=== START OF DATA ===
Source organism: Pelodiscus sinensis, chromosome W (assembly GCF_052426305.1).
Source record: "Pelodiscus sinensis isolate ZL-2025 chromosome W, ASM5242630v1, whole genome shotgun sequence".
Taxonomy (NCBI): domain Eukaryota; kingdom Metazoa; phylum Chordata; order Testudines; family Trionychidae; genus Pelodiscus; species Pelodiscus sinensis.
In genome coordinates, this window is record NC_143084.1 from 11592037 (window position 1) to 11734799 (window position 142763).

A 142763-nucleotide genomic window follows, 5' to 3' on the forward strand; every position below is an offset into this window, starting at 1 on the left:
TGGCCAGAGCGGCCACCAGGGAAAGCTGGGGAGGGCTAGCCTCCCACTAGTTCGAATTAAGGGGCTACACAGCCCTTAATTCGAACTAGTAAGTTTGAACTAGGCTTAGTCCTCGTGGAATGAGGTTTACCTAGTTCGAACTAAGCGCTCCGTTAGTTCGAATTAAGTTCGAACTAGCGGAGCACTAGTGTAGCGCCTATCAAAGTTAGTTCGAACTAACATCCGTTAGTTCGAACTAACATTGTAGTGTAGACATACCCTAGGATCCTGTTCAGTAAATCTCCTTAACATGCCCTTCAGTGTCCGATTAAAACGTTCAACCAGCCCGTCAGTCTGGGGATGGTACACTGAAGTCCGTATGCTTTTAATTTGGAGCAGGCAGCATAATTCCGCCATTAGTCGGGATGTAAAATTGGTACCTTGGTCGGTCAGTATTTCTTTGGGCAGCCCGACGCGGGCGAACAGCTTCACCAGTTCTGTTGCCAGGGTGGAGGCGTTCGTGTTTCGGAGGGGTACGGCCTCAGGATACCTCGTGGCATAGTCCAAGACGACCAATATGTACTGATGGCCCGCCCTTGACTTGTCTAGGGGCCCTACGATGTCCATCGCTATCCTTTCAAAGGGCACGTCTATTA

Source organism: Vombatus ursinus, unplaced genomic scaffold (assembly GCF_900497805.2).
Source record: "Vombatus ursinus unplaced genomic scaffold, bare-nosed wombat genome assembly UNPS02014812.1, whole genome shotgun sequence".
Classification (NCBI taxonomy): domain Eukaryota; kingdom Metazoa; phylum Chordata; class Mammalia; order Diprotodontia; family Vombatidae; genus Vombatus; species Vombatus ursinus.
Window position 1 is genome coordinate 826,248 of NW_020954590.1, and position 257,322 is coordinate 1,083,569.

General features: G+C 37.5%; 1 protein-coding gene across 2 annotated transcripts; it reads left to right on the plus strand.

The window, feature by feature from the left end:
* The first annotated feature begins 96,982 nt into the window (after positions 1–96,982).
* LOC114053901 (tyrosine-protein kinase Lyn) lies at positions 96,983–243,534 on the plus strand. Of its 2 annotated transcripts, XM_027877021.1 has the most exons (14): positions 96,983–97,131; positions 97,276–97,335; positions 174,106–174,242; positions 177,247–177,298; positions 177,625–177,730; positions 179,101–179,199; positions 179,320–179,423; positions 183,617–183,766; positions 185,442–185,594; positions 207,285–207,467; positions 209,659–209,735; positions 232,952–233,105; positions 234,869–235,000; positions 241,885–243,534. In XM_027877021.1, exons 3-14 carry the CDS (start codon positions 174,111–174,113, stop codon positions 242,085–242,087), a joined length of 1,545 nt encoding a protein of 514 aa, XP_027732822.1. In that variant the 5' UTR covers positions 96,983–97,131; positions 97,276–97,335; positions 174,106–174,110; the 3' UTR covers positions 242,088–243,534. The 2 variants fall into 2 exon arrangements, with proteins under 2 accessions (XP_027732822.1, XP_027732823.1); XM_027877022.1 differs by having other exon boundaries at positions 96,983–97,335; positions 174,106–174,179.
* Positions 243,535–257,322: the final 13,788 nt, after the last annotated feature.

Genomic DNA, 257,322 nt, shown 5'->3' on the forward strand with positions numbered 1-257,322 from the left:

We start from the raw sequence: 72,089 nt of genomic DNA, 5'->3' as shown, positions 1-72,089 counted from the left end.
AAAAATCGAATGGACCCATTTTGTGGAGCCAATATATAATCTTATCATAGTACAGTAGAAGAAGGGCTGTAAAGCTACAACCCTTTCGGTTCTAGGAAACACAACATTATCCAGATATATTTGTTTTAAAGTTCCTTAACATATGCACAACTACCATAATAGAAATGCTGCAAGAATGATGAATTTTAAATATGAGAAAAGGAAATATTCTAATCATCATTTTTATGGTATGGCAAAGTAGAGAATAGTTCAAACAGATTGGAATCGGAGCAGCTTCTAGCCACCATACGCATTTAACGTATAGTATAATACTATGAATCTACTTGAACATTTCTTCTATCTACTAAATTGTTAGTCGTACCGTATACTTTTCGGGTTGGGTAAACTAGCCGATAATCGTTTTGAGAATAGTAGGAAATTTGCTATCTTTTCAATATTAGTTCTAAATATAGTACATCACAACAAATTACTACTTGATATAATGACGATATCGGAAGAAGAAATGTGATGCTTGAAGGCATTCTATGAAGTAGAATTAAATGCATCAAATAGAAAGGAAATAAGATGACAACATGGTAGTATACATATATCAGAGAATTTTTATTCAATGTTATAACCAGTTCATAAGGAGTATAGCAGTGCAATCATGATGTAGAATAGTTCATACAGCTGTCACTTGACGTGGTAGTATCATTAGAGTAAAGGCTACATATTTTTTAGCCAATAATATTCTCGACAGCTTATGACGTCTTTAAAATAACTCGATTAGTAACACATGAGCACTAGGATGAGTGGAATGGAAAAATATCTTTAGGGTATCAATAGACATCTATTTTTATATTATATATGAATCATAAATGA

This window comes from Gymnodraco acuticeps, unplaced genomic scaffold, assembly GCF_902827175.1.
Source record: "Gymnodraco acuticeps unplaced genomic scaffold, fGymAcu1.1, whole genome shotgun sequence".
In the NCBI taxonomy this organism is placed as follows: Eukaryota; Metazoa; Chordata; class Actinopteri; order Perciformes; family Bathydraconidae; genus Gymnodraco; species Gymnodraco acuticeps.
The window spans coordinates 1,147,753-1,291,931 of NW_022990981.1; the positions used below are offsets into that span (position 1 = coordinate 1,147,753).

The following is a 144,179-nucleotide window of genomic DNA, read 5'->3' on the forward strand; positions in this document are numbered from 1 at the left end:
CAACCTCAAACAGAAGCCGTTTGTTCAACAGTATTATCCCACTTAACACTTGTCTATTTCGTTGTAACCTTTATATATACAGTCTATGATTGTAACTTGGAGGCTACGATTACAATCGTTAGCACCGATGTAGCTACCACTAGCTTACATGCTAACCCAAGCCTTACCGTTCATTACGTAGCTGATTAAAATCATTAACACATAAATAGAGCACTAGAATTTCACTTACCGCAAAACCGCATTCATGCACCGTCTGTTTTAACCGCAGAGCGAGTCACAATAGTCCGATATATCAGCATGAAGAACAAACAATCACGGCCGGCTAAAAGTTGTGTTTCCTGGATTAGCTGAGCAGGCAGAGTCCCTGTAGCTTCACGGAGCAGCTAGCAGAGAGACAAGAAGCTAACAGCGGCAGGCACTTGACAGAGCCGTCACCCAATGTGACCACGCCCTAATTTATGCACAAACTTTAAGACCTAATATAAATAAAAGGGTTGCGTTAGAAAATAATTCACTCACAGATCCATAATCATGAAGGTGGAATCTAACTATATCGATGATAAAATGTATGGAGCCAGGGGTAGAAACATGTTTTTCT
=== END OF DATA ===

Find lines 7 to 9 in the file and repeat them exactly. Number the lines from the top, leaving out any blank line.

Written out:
Source organism: Vombatus ursinus, unplaced genomic scaffold (assembly GCF_900497805.2).
Source record: "Vombatus ursinus unplaced genomic scaffold, bare-nosed wombat genome assembly UNPS02014812.1, whole genome shotgun sequence".
Classification (NCBI taxonomy): domain Eukaryota; kingdom Metazoa; phylum Chordata; class Mammalia; order Diprotodontia; family Vombatidae; genus Vombatus; species Vombatus ursinus.